The Prince eBook

This eBook from the Gutenberg Project consists of approximately 149 pages of information about The Prince.

Charles the Seventh,(*) the father of King Louis the Eleventh,(+) having by good fortune and valour liberated France from the English, recognized the necessity of being armed with forces of his own, and he established in his kingdom ordinances concerning men-at-arms and infantry.  Afterwards his son, King Louis, abolished the infantry and began to enlist the Switzers, which mistake, followed by others, is, as is now seen, a source of peril to that kingdom; because, having raised the reputation of the Switzers, he has entirely diminished the value of his own arms, for he has destroyed the infantry altogether; and his men-at-arms he has subordinated to others, for, being as they are so accustomed to fight along with Switzers, it does not appear that they can now conquer without them.  Hence it arises that the French cannot stand against the Switzers, and without the Switzers they do not come off well against others.  The armies of the French have thus become mixed, partly mercenary and partly national, both of which arms together are much better than mercenaries alone or auxiliaries alone, but much inferior to one’s own forces.  And this example proves it, for the kingdom of France would be unconquerable if the ordinance of Charles had been enlarged or maintained.

     (*) Charles VII of France, surnamed “The Victorious,” born
     1403, died 1461.

     (+) Louis XI, son of the above, born 1423, died 1483.

But the scanty wisdom of man, on entering into an affair which looks well at first, cannot discern the poison that is hidden in it, as I have said above of hectic fevers.  Therefore, if he who rules a principality cannot recognize evils until they are upon him, he is not truly wise; and this insight is given to few.  And if the first disaster to the Roman Empire(*) should be examined, it will be found to have commenced only with the enlisting of the Goths; because from that time the vigour of the Roman Empire began to decline, and all that valour which had raised it passed away to others.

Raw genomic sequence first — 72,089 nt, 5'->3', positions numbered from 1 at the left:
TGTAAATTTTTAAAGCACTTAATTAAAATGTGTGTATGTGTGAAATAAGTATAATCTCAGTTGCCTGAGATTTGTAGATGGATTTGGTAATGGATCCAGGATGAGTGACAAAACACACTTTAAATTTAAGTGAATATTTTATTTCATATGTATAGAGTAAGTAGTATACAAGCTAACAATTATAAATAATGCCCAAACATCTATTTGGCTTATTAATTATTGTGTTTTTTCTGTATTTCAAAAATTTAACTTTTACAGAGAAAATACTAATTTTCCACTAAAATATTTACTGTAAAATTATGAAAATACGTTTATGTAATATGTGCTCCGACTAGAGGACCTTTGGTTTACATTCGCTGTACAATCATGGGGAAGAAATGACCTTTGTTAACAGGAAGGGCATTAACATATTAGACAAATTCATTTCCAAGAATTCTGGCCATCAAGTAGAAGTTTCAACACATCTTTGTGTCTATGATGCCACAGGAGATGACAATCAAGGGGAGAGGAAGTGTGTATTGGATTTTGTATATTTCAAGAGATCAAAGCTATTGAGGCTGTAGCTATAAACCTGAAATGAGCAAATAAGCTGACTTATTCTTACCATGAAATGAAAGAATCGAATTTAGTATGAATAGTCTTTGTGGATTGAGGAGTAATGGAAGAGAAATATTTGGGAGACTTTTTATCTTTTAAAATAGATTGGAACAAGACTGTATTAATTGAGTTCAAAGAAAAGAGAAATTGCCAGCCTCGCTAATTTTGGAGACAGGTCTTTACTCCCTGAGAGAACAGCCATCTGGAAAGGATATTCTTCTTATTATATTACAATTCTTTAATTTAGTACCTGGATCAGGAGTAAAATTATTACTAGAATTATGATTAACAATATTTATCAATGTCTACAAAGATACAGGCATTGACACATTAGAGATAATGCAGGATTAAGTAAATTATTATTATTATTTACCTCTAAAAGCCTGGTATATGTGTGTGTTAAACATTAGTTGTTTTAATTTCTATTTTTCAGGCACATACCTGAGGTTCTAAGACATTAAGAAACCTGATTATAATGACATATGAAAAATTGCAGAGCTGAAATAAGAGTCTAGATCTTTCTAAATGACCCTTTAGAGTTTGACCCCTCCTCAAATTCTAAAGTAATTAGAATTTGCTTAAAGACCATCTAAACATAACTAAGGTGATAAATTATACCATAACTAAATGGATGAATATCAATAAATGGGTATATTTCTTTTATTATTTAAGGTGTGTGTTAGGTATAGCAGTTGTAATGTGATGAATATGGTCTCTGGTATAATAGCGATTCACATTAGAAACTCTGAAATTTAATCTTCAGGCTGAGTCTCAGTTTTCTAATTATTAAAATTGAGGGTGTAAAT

(*) “Many speakers to the House the other night in the debate on the reduction of armaments seemed to show a most lamentable ignorance of the conditions under which the British Empire maintains its existence.  When Mr Balfour replied to the allegations that the Roman Empire sank under the weight of its military obligations, he said that this was ‘wholly unhistorical.’  He might well have added that the Roman power was at its zenith when every citizen acknowledged his liability to fight for the State, but that it began to decline as soon as this obligation was no longer recognized.”—­Pall Mall Gazette, 15th May 1906.

I conclude, therefore, that no principality is secure without having its own forces; on the contrary, it is entirely dependent on good fortune, not having the valour which in adversity would defend it.  And it has always been the opinion and judgment of wise men that nothing can be so uncertain or unstable

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The Prince from Project Gutenberg. Public domain.